Gender Equality Index 2020: Digitalisation and the future of work
When gender-based violence goes digital
The emergence of digital technologies has had far-reaching impacts on women’s and girls’ exposure to gender-based violence.
Firstly, in providing abusers with access to more varied and powerful tools of control and coercion over the women in their lives, digital technologies can aggravate traditional forms of intimate partner violence (EIGE, 2017b). Secondly, digital technologies have enabled the emergence of new forms of gender-based violence, which are likely to affect women differently depending on their personal characteristics.
Online abuse towards women and girls is now understood as an iteration or extension of gender-based violence experienced offline (Lewis et al., 2017). This section focuses on some of the forms of violence that have emerged from digital technological development and their impact on women’s online and offline lives.
As shown in Figure 25, 5 % of adult women in the EU have experienced some form of online harassment in the 12 months preceding the survey. This percentage reaches 12 % in Austria, 11 % in Germany and 9 % in France.
As discussed in EIGE (2019a), adolescent girls and young women are very active internet users, especially on social networking sites, and commonly face unwanted and inappropriate advances online in that context. This is reflected in the higher prevalence of cyber-harassment among young women, with 20 % of 18–29-year-old women living in the EU having experienced sexual harassment online since the age of 15 (FRA, 2014b).
Abuse on social media and other networking sites is so ubiquitous that it is often characterised as routine for young people (Bryce and Fraser, 2013). When asked if they had witnessed or experienced cases where abuse, hate speech or threats were directed at journalists, bloggers and people active on social media, 57 % of young women and 62 % of young men aged 16–19 responded that they had.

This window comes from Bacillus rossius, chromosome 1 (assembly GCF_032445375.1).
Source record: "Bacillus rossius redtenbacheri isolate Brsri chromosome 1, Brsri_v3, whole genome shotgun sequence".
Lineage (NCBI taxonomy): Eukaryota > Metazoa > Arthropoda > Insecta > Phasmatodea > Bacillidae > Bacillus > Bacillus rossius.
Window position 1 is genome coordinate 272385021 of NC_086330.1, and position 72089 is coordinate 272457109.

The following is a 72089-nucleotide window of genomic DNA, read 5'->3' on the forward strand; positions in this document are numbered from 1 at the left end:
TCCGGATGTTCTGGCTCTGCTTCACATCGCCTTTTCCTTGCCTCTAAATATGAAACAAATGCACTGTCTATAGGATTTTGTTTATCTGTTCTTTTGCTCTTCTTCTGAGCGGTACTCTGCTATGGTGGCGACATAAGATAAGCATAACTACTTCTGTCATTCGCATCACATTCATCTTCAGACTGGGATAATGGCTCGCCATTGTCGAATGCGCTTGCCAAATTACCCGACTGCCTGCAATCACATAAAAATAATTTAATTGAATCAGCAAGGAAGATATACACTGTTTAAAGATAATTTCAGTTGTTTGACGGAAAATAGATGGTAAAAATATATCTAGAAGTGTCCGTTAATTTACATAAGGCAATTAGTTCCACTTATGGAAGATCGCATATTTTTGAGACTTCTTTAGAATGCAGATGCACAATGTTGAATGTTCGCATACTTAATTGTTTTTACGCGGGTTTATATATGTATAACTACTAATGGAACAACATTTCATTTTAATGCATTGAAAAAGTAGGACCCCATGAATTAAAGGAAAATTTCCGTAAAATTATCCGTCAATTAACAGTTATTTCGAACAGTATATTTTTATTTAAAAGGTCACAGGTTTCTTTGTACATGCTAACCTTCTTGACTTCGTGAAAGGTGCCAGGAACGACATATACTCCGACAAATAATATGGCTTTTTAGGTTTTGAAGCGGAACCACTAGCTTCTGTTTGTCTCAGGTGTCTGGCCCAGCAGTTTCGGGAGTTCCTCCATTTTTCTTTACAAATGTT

If gender and age are strong predictors of exposure to abuse on social networks, so too are sexual orientation and gender identity. Young women belonging to the LGBTI community are at particular risk of cyber-harassment, with 15 % of lesbian young women and 12 % of bisexual young women aged 15–17 having experienced cyber-harassment in the previous 12 months (Figure 26).
In addition to cyber-harassment, several emerging forms of cyber-violence revolve around sexual images shared without consent, with the intention of shaming women for their sexuality, such as the dissemination of intimate pictures and videos without consent and the creation of social media accounts dedicated to publicly shaming and humiliating individual young women and girls by exposing intimate (real or fabricated) images of them (McGlynn et al., 2017).
Another alarming development is ‘upskirting’, where boys or men use their phones to stealthily take pictures up women’s skirts or dresses to post on social media (McGlynn and Rackley, 2017). Some functionalities of mobile devices are used to harass women and girls, such as in cyber-flashing, where Bluetooth or Airdrop functions are used to send unsolicited sexual pictures or messages, particularly to very young women and often in public places or on public transport (Milner and Donald, 2019; Thompson, 2016).
As for other forms of gender-based violence, evidence suggests that the lockdowns and social distancing measures mandated to reduce the spread of COVID-19 have been associated with a spike in digital forms of violence affecting women, such as online harassment and non-consensual pornography, in part as a result of increased internet usage (CNews, 2020; Davies, 2020; EIGE, 2020b; Euronews, 2020; UN Women, 2020).
Similarly, Europol has pointed to the pandemic being associated with an increased number of attempts to access illegal websites featuring child sexual exploitation material (Europol, 2020).